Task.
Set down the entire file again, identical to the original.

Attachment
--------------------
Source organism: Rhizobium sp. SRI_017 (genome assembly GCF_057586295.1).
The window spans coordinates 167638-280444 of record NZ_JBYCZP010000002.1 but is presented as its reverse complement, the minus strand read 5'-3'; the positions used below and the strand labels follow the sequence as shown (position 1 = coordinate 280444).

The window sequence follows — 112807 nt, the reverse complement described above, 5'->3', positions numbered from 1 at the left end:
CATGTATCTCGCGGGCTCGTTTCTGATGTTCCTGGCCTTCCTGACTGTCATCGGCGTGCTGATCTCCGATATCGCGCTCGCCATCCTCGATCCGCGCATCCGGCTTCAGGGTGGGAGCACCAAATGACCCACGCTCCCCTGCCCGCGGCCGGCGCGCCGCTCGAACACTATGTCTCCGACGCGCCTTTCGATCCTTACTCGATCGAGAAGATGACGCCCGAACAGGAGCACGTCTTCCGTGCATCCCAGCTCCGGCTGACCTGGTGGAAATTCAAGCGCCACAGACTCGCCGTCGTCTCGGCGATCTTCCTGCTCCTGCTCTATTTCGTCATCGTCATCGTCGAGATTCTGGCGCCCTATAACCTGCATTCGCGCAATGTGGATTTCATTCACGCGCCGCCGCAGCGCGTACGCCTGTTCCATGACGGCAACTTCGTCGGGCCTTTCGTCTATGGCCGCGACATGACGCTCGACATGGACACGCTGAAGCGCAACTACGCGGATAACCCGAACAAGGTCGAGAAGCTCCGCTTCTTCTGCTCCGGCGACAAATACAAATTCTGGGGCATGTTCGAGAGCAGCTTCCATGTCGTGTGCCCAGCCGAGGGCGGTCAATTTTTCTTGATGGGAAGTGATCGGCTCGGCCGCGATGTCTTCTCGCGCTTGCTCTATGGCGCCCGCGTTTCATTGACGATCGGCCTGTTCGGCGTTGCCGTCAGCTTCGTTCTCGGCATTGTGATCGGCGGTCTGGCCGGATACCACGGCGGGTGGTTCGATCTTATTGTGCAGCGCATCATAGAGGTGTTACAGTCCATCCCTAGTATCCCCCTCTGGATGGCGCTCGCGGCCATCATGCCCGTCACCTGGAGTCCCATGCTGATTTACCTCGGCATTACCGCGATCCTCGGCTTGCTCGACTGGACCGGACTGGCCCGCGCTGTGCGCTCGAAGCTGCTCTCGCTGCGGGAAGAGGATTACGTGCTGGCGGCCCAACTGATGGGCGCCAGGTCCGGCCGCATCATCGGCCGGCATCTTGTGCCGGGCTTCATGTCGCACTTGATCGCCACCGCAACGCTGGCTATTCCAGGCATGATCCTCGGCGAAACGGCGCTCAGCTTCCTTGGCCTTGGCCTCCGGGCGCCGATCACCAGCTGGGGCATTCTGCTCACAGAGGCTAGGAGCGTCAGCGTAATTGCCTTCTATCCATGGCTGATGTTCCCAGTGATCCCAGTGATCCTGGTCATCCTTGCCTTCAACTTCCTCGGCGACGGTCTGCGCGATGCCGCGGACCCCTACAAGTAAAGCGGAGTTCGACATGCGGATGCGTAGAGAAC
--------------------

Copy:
Source organism: Rhizobium sp. SRI_017 (genome assembly GCF_057586295.1).
The window spans coordinates 167638-280444 of record NZ_JBYCZP010000002.1 but is presented as its reverse complement, the minus strand read 5'-3'; the positions used below and the strand labels follow the sequence as shown (position 1 = coordinate 280444).

The window sequence follows — 112807 nt, the reverse complement described above, 5'->3', positions numbered from 1 at the left end:
CATGTATCTCGCGGGCTCGTTTCTGATGTTCCTGGCCTTCCTGACTGTCATCGGCGTGCTGATCTCCGATATCGCGCTCGCCATCCTCGATCCGCGCATCCGGCTTCAGGGTGGGAGCACCAAATGACCCACGCTCCCCTGCCCGCGGCCGGCGCGCCGCTCGAACACTATGTCTCCGACGCGCCTTTCGATCCTTACTCGATCGAGAAGATGACGCCCGAACAGGAGCACGTCTTCCGTGCATCCCAGCTCCGGCTGACCTGGTGGAAATTCAAGCGCCACAGACTCGCCGTCGTCTCGGCGATCTTCCTGCTCCTGCTCTATTTCGTCATCGTCATCGTCGAGATTCTGGCGCCCTATAACCTGCATTCGCGCAATGTGGATTTCATTCACGCGCCGCCGCAGCGCGTACGCCTGTTCCATGACGGCAACTTCGTCGGGCCTTTCGTCTATGGCCGCGACATGACGCTCGACATGGACACGCTGAAGCGCAACTACGCGGATAACCCGAACAAGGTCGAGAAGCTCCGCTTCTTCTGCTCCGGCGACAAATACAAATTCTGGGGCATGTTCGAGAGCAGCTTCCATGTCGTGTGCCCAGCCGAGGGCGGTCAATTTTTCTTGATGGGAAGTGATCGGCTCGGCCGCGATGTCTTCTCGCGCTTGCTCTATGGCGCCCGCGTTTCATTGACGATCGGCCTGTTCGGCGTTGCCGTCAGCTTCGTTCTCGGCATTGTGATCGGCGGTCTGGCCGGATACCACGGCGGGTGGTTCGATCTTATTGTGCAGCGCATCATAGAGGTGTTACAGTCCATCCCTAGTATCCCCCTCTGGATGGCGCTCGCGGCCATCATGCCCGTCACCTGGAGTCCCATGCTGATTTACCTCGGCATTACCGCGATCCTCGGCTTGCTCGACTGGACCGGACTGGCCCGCGCTGTGCGCTCGAAGCTGCTCTCGCTGCGGGAAGAGGATTACGTGCTGGCGGCCCAACTGATGGGCGCCAGGTCCGGCCGCATCATCGGCCGGCATCTTGTGCCGGGCTTCATGTCGCACTTGATCGCCACCGCAACGCTGGCTATTCCAGGCATGATCCTCGGCGAAACGGCGCTCAGCTTCCTTGGCCTTGGCCTCCGGGCGCCGATCACCAGCTGGGGCATTCTGCTCACAGAGGCTAGGAGCGTCAGCGTAATTGCCTTCTATCCATGGCTGATGTTCCCAGTGATCCCAGTGATCCTGGTCATCCTTGCCTTCAACTTCCTCGGCGACGGTCTGCGCGATGCCGCGGACCCCTACAAGTAAAGCGGAGTTCGACATGCGGATGCGTAGAGAAC